Everything

You may recall

in years to come

this feeling, this place –

home, yes,

(we all think of home)

but I mean home right now,

today;

at some vague, future time

something like these sweet smells,

brandy-soaked fruit (Christmas cakes)

and the lingering memory of breakfast’s bacon,

might bring you back to now,

you might hear the comforting melancholy

of winter jazz playing quietly on a radio,

and recall the way the winter sun infused everything

as it slanted through a filter of snow-clouds and bare branches,

you might feel the deep warmth of home,

of us, here, together.

*

Oh, right now

I know it’s just another day

a regular, lazy Sunday

a day of idle movies

of someone somewhere cooking –

peripheral,

hardly worth noting.

*

But if ever you ask me then

whether I remember now,

I will smile slightly and say

I remember, and

it was everything.

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Autumn commute (but also, Ireland II.)

Even at this early hour, the deep, jewel-blue of evening is already fading to night’s darker hues beyond the buildings. Still in the city’s small heart, though, the sky glows and refracts between windows, brightened by the lights from inside, the street-lamps outside.

There is a quickening, an energy as commuters move away from the centre, a flow that pulls us all along for a block or two until the shift to calm that comes with the transition to neighbourhoods.

Then it is dark, night descends quickly, a blanket sprinkled with the twinkling of porch lights. The cold wind refreshes, blows nostalgia at me through a small park; the scent of fallen leaves.

This is home. It is familiar. Canadian.

I love this about where I live – the familiarity, the nostalgia, the ease of moving around here, of knowing what to expect, season after season.

And yet, the other half of my heart continues to tug me, as it always has, toward Ireland.

Ireland I.

It was momentous for me – going back. In the months and weeks leading up to the trip, I had been so busy with work and life that I hadn’t really considered how it would feel to be there again. At some point, I had actually thought I didn’t want to go, though I suspect now that was some form of self-preservation. Steeling myself against the onslaught of emotion.

It wasn’t until we were on the plane that I allowed the excitement and anticipation and meaning of it all to cascade over me. I smiled, my heart tripped over itself, my eyes filled with tears.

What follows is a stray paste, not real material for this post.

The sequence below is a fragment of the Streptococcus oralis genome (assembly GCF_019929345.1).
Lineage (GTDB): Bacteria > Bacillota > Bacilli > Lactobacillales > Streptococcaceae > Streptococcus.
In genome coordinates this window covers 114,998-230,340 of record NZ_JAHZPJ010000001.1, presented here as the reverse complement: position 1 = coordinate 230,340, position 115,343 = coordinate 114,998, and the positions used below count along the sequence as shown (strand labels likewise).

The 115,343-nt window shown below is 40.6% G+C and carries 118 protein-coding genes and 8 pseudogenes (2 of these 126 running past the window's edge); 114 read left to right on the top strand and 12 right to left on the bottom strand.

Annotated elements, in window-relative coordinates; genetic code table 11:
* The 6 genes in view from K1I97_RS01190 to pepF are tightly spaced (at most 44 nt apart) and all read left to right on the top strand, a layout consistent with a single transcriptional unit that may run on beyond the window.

And now, on the other side, it is all just a memory. Ephemeral. Wisps of not-quite-real.

*

We all have our personal myths, our stories that make up who we are, gathered and guarded, told and re-told to ourselves, to anyone who might listen.

Mine has always been Ireland.

First it was Ireland The Dream. That began when, at the age of 2, I had the Clancy Brothers and Tommy Makem as my imaginary friends. This dream followed me through school – my room a deep green and adorned with a map of Ireland – and an undergraduate degree in Celtic Studies, when I was also President of the university’s Celtic Society.

Next, I moved to Ireland and my myth grew and spread. I was the one who stayed. The one who moved there.

I never wanted to leave. It was a whim, really. I followed a boy back from Ireland to Canada. At first, I pined for my memories, my life there, my dream. My pining turned to bitterness when the relationship fell apart. I gave up all thoughts of going back.

Until this year. It was my mother’s 75th birthday and I suggested we do a trip to mark the 20th anniversary of the first time we had gone, bringing my son along on the adventure.

*

And so there I was. On the plane. The full significance of it all just dawning.

Scheduling time

How long I have fought against the grain,
against my natural rhythm
my internal clock ticking
counter to everyone else.

As a child, I wanted to sleep
but my father
and the sun (streaming through windows)
had other plans,
banging and clanging,
the beat of cutlery disentangling itself
for a breakfast ready too soon.

As the mother of a young child
I adjusted to the quick beats of another’s heart
up early to greet new adventures
while I, groggy, still clung to dreams,
straggling along in his wake and, finally,
coffee-sharpening mind
ready for the requirements of school.

There was, I think, a brief interlude,
independence asserted
between childhood and parenthood
I wound my own watch
set time to my own desires
late classes and jobs and evenings under dancing stars…

And now I find myself unclaimed
in a strange undetermined no man’s land
between two rhythms,
two lives,
my beat discordant,
not quite my own…yet.

But the possibilities of time – my time –
stretch before me.
Infinite.
Mine.

Adrenaline – and stars and blossoms, too.

I recently found this fragment of writing in my drafts folder, written at a time when work was beyond busy. It sums up the frantic energy — tiring but rewarding — that has been tearing me away from any creativity recently.

 

How rare is it now that I look up to see the stars, or down into the tangled sprawl of blossoms? Though I may look, I so seldom see beyond the words on a screen, printing their way across my thoughts, or the many tiny puzzle pieces of a schedule I must fit together, the ever shrinking number of days left to do it.

None of this is to say I am unhappy. Busy, tired, at times overwhelmed, but challenged, stretched and growing, too. 

So many thoughts employed, so much to do, that I must beg your pardons, stars, blossoms, but it will be another few weeks till we meet again. Till then, I am flying by will and grit alone.